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Two Different Modes of Listening:

Close Process Attention vs. Mindfulness of Connection

It may be instructive for the reader to distinguish two kinds of clinical focus. Here, I will describe them; in a later section of the chapter, they will be illustrated in two detailed clinical vignettes. Both modes of listening are interwoven in psychotherapy; both involve the therapist listening with the “third ear” to what is said, as well as to what is not said. Listening in this way helps uncover currents of the mind- stream that lie beneath the surface of awareness. As was described in Chapter 5, the therapist listens to the patient and also listens to the listening of the patient.

Close process attention is the exploration of psychotherapeutic content and process with interpretive focus on anxieties and the way the mind defends against them (Gray, 1994).14 Close process attention can be applied to anything the patient talks about, but in the psychoanalytic paradigm, emphasis is placed on the interpersonal encounter in the therapeutic here and now. Awareness of what goes on interactively in psychotherapy reveals the internal surface of relationship in the mind.

Inquiring deeply as a psychoanalytic approach focuses close process attention on what Darlene Ehrenberg (1991) calls in the title of her book “the intimate edge” of experience. Roughly equivalent to what is referred to elsewhere in this book as the intersubjective intersection, the intimate edge between self and other is defined as “the nature of the integration, the quality of contact, what goes on between, including what is enacted and what is communicated affectively or unconsciously ... it is the point of maximum and acknowledged contact at any given moment in a relationship without fusion, and without violation of the separateness and integrity of each participant” (Ehrenberg, 1991, p. 33). It is the living surface of our relationship with others.

Awareness of the intimate edge of experience is valuable therapeutically because each time something is identified and explicitly acknowledged, it also changes what is occurring. Over time, new experiences that happen in the therapy relationship become incorporated into an evolving process of change and growth.

Mindfulness of connection is the second of two basic aspects of clinical attention in inquiring deeply. It is the process of paying mindful attention to the living reality of relationship with the other in the moment: body sensation, breath, feelings, body language, facial expression, words, and thoughts. These comprise the patient’s lived experience of being in relationship. An especially important focus in inquiring deeply is the felt sense of the therapist-patient relationship and the shifting quality of connection or disconnection between.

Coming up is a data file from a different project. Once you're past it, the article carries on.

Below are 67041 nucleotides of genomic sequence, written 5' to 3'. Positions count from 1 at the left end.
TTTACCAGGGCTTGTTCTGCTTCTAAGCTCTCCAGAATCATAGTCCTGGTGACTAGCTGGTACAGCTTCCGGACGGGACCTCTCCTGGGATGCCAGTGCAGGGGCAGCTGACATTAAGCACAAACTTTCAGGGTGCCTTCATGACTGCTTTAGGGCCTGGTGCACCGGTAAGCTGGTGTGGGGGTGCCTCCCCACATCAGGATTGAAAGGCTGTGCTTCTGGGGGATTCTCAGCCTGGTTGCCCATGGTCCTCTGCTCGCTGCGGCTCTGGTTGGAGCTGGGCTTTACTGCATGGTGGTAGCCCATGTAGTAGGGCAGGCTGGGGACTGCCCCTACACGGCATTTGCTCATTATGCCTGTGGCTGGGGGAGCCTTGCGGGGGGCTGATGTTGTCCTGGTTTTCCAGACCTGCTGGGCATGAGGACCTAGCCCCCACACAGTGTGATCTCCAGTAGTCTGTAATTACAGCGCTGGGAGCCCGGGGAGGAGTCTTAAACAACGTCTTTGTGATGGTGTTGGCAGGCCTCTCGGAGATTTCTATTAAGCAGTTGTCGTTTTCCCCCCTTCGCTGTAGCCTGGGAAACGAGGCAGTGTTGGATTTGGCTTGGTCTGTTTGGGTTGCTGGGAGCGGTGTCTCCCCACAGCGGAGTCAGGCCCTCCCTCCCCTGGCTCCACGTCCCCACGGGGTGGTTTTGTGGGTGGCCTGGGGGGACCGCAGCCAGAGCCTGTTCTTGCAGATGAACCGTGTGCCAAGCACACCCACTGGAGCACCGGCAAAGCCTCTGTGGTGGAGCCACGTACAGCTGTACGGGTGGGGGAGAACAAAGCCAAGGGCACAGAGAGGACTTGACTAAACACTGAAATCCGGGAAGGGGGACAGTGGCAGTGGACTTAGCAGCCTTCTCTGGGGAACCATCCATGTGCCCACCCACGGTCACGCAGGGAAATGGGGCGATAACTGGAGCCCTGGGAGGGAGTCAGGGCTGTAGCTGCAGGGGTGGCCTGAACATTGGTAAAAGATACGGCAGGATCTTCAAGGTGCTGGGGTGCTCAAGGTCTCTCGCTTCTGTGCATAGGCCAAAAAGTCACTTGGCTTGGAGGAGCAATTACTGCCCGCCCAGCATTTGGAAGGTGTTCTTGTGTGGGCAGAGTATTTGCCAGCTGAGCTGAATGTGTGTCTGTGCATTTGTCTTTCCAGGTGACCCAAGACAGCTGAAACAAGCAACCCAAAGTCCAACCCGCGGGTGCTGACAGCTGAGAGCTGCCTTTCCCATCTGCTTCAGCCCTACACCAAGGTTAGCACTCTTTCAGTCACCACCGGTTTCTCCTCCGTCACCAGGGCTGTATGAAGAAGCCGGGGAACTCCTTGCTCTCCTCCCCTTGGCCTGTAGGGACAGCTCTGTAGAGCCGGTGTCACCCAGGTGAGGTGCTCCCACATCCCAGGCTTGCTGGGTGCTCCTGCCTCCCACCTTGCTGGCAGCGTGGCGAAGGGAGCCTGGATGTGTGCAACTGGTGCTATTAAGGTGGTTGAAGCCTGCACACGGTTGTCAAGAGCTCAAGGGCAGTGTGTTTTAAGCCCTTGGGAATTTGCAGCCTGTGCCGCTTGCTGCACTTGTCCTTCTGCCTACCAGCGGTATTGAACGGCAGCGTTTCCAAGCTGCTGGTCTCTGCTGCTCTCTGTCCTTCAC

Mindfulness of connection as I use the term does not necessarily entail any specific category of experience or explicit meditative focus. It refers to conscious awareness of any aspect of the experience of being with someone else: the experience of connection, plus the knowing that this is one’s experience, moment by moment as it is occurring.

MindfUl awareness of connection encompasses the entire spectrum of experience that arises in the mind. It includes sensations, feelings, and mind states (“objects of mind” familiar from Buddhist mindfulness practice), but also psychological awareness, inclusive of the narratives and psychological explanations that are generally eschewed in Buddhist practice.

The scope of mindful awareness gradually deepens as we bring conscious attention to the interwoven threads in the rich fabric of subjective experience. Because the therapist is a relationship partner in this work, his or her mindfulness has a big influence on the deepening of the shared experience.

Mindfulness of connection in inquiring deeply is somewhat distinct from relational (interpersonal) mindfulness practice per se. Whereas the latter is a form of Buddhist-based mindfulness meditation (sometimes taught in MBSR format), mindfulness of connection focuses instead on psychological awareness rather than dharma practice. This difference can be further delineated by contrast with “Insight Dialogue,” a form of relational dharma practice developed by Gregory Kramer and now widely taught (Kramer, 2007).

Though secular in language and format, Insight Dialogue is deeply rooted in Buddhist psychology. It is a process of contemplative inquiry with another (or others) in which attention is focused on each of the four foundations of mindfulness, facilitated by meditative guidelines (instructions) for relaxing, allowing, and observing what comes up during the process. Essentially, Insight Dialogue is a process of meditating out loud with a partner, focusing in parallel on various topics of contemplation.

In contrast, inquiring deeply unfolds as a process of interaction, a deep conversation about what is happening between us, as it is happening. It is more interactive than Insight Dialogue and emphasizes the personal experience of the relationship between self and other in the moment.

In inquiring deeply, psychotherapeutic awareness may gradually deepen to include the various phenomena of “Buddhist mind” that comprise the third and fourth foundations of mindfulness (mindfulness of mind). For example, inquiry may be expanded to include attention to experiences such as greed, aversion, delusion, and other aspects of the mind which are described in Buddhism. Among the most important areas of inquiry are various aspects of self-experience and self-identity, discussed under the heading of Subjectivity in the next chapter.

 
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